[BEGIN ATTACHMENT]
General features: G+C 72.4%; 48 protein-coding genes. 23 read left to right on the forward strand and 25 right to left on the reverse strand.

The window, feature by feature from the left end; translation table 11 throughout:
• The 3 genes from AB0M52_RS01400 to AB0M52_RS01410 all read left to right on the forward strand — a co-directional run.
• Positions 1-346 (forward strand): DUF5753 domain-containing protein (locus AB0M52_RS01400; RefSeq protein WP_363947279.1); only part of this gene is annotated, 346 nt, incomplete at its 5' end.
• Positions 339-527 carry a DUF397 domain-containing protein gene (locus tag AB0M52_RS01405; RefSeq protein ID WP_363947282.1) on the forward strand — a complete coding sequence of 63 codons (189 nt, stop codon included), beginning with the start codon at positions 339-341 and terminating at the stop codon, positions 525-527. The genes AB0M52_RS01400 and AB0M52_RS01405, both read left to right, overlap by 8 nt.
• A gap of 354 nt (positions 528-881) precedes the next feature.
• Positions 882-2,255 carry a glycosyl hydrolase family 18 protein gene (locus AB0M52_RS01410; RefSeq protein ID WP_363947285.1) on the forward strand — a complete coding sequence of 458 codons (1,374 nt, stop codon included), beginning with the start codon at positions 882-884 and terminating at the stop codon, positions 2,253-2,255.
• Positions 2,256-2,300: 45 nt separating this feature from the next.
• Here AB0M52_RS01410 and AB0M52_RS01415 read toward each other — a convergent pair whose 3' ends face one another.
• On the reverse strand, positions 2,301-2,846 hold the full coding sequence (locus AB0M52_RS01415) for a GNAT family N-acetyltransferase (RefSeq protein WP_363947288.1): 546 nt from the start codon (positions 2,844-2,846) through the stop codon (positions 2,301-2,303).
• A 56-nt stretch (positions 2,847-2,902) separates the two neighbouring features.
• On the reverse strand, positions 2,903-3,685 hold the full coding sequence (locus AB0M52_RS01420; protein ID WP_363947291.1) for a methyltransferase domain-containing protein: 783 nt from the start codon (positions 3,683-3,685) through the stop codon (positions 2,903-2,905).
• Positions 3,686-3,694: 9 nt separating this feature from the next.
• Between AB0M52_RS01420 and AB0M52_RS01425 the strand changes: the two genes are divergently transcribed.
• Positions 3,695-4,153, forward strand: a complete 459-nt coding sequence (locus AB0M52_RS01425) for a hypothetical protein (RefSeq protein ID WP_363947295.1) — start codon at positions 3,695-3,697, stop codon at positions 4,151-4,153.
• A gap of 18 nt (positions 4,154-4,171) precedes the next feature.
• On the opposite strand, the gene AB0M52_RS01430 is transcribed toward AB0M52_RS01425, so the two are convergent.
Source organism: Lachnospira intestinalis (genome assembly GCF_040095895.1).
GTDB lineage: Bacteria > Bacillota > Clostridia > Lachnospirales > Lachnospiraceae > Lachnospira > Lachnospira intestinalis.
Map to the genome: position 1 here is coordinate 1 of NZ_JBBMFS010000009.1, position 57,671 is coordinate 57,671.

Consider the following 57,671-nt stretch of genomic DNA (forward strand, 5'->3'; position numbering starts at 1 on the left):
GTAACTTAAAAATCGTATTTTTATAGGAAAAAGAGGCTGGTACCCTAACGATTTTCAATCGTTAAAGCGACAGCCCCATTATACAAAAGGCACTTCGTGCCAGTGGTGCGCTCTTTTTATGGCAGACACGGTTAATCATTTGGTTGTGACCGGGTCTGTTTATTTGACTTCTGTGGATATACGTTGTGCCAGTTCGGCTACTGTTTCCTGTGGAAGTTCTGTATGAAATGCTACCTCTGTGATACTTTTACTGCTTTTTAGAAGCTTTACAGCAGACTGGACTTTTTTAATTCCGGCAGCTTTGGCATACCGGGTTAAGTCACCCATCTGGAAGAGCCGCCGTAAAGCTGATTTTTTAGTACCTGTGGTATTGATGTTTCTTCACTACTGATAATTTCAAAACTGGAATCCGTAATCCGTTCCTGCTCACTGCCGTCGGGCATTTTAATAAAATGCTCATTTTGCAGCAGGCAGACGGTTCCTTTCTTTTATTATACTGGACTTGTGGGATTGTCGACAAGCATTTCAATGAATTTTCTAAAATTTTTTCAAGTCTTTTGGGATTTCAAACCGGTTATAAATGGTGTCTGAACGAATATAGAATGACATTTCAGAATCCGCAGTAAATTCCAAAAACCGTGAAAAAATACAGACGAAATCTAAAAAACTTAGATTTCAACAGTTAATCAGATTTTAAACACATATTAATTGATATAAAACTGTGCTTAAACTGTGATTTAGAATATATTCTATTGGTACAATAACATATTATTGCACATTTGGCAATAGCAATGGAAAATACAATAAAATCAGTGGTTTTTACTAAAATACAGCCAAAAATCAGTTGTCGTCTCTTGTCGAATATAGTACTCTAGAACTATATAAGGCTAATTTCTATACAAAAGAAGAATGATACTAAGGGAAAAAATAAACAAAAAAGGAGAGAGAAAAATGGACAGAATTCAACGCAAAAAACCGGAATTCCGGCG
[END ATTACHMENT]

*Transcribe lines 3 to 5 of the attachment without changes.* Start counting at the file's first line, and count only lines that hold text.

• The 3 genes from AB0M52_RS01400 to AB0M52_RS01410 all read left to right on the forward strand — a co-directional run.
• Positions 1-346 (forward strand): DUF5753 domain-containing protein (locus AB0M52_RS01400; RefSeq protein WP_363947279.1); only part of this gene is annotated, 346 nt, incomplete at its 5' end.
• Positions 339-527 carry a DUF397 domain-containing protein gene (locus tag AB0M52_RS01405; RefSeq protein ID WP_363947282.1) on the forward strand — a complete coding sequence of 63 codons (189 nt, stop codon included), beginning with the start codon at positions 339-341 and terminating at the stop codon, positions 525-527. The genes AB0M52_RS01400 and AB0M52_RS01405, both read left to right, overlap by 8 nt.